A 2016 national survey on drug use and health showed more than half of Americans consider themselves to be drinkers, and nearly 29 million people admitted to using illicit drugs in the past month. Of those, 84 percent said marijuana was either their drug of choice or something they use in addition to other illegal drugs.
A nationwide traffic enforcement operation between 2013 and 2014 tested nearly 30,000 drivers in 60 locations. Nearly 13 percent were found to have evidence of marijuana in their systems, and over 15 percent had at least one illegal drug present in their bloodstream.
“This is self-reported. This is somebody that you talk to that is going to tell you they’re using it,” said Taylor. “What I can say on the roadside part of things is marijuana is prevalent in about every vehicle that we contact anymore. I mean it’s pretty rampant.”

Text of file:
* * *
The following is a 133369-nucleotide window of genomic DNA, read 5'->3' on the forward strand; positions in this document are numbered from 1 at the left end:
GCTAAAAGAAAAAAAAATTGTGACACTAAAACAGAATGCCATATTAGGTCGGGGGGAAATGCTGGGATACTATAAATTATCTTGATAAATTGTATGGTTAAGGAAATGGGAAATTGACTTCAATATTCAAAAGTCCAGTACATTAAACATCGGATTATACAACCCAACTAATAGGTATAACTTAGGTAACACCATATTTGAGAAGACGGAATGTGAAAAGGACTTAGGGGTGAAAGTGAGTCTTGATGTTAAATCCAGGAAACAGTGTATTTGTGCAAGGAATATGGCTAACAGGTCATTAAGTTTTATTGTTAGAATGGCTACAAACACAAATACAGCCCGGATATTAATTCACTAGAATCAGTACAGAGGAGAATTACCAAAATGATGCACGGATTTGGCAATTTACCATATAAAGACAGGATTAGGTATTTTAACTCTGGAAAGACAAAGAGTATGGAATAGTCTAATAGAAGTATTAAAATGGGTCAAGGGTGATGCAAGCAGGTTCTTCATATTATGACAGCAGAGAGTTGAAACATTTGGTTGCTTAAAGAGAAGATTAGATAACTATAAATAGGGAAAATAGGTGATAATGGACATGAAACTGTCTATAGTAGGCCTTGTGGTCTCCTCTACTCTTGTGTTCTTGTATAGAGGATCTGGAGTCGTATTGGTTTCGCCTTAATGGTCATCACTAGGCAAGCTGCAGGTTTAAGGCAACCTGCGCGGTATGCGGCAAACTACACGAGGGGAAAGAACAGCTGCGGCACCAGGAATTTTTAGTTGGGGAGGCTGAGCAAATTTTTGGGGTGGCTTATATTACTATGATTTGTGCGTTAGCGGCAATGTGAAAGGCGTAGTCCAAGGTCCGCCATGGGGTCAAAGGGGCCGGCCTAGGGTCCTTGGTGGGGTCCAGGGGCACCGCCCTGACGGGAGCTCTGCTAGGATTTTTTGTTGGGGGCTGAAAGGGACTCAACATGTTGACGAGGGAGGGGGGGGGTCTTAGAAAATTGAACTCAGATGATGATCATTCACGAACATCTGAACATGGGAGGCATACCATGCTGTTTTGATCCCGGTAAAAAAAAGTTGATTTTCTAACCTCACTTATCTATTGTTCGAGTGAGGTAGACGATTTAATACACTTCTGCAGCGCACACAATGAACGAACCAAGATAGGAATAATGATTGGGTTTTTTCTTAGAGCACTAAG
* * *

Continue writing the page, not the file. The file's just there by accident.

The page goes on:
Taylor added that the smell of marijuana during a traffic stop used to be an automatic trigger to begin an arrest. Now it leads to a more complex investigation, including determining when the last time was that the drug was used, and whether there are any minors in the vehicle or in possession of the drug.
Teen marijuana use largely steady
The bulk of the work session was taken up by Clark County Public Health Officer Doctor Alan Melnick, who detailed a long list of studies into marijuana use among teenagers, studies into its potential health effects, and a rise in pot-related visits to local emergency rooms or calls to poison control for potential overdoses.